Coffee in the Mission is too expensive and, often, prepared so poorly that something must be done. A latte strike, a ban on careless baristas or a cap on the cost of a cup of milk flavored with caffeine? Maybe.
Coffee is everywhere in the neighborhood, and the purveyors of overpriced drinks have a hold on innocent caffeine addicts. It goes something like this: trendy atmosphere, loud music, semi-comfortable seating, half-interested baristas and price tags so high it’s almost awkward to complain about quality. The ultra-hip coffeehouse is a place of worship, and to second-guess those behind the single-brew altar is sacrilege.
When I was 14, my mother bought a second-hand single espresso machine with a milk steamer nozzle on the side. I quickly learned how to make her a latte. I remember steaming the milk carefully, slowly, and sometimes pouring out the liquid when it became too hot. It was a game to see how smooth I could heat the milk — just before the scalding point — and how creamy I could pull the espresso. Ever since then, I’ve been a serious coffee snob, even when I couldn’t afford it.
But after too many lattes I could have made better as a teenager, and way too few truly smooth cups of regular old drip joe, I’m on strike. An overpriced, over-steamed coffee-and-espresso-drink strike.
What to drink in their absence is the question. The trendy coffeehouse has become so commonplace, and the pedestrian cup of coffee so maligned, it’s difficult to know where to go when you just need cheap brewed energy.
I have discovered that there are secret cups all over the Mission — good coffee sitting warmly at corner stores that supply to-go cups. They don’t use organic beans, and it’s likely not roasted on site. But it’s cheap, drinkable and, most of all, hidden.
I’m going to spend the next several weeks drinking from the Mission’s secret coffee cup. I’ll be clear: this type of coffee isn’t great. But there’s a liberating feeling in ordering a cup of not-half-bad dollar coffee from a Chinese food and donut shop. This is the thrift store to the twee boutique; the second-hand Schwinn to the $500 Public bicycle.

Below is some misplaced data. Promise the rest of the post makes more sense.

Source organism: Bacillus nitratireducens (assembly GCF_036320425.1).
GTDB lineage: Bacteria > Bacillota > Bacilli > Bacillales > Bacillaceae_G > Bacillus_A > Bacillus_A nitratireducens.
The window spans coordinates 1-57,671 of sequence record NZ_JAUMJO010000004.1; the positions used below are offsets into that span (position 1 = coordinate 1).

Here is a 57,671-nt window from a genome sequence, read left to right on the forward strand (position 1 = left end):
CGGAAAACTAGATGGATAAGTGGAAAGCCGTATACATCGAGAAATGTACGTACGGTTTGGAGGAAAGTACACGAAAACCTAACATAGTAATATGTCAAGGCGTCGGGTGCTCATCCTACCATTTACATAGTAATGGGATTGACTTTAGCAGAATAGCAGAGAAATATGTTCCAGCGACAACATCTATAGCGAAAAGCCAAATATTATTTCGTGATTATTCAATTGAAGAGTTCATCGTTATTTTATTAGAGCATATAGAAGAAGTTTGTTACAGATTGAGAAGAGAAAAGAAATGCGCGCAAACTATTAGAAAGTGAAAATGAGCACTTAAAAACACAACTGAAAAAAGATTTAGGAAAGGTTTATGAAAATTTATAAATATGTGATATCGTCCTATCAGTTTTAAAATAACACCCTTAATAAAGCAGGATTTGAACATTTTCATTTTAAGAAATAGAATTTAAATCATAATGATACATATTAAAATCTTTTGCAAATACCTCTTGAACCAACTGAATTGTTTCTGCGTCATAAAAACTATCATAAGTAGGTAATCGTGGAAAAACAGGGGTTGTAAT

My first secret cup is found at Jim Georgie’s Donuts at 16th and Folsom. This is the kind of place where you can buy a single chicken drumstick or a small cup of coffee and the cost is the same: one dollar.
The setup is simple. Those old-fashioned black- and orange-handled pots of “house roast,” “French roast” and decaf sit on hot plates all day. Somehow they never taste stale, or burned; the beans are never over-roasted. The cream doesn’t come in an aluminum thermos labeled soy, whole or skim.
What J. Georgie’s gives you is an iced-tea pitcher filled with an unidentified thick dairy creamer. It cuts through the medium-bodied brewed coffee and makes the whole thing a thick, decadent drink. To the left of the coffee station you’ll find a round bin of brown sugar. Who knows how long the milk, or cream, or whatever it is, has been sitting out unrefrigerated? It’s cheap.
And tested. I drank a cup every day for a week and felt fine. Great, actually, because for the price of one cup of specialty brewed coffee at, say, Ritual, I got about five at J Georgie’s.
Step inside J. Georgie’s, even in the morning, and the first thing to hit your nose is the scent of cafeteria-style teriyaki, sweet and sour chicken or chow mein. Come around in the evening and everything you smelled that morning will be half-price in to-go boxes.
A television is mounted near the ceiling in a corner. Sometimes a few customers will eat their food at one of the small tables, but it’s always pretty quiet. Something you won’t find at a more pretentious coffeehouse: solitude. Imagine drinking your cheap, drinkable coffee in peace while finishing some work on your laptop. Think of all those spendy caffeine addicts somewhere more high-brow, pretending to focus on their computers or huddled behind a book.
J. Georgie pro tip: it’s cash only, and we promise you’ll have some change left over for a double-chocolate cake donut.
Jim Georgie’s Chinese Food and Donuts is located at Shotwell on 2799 16th St.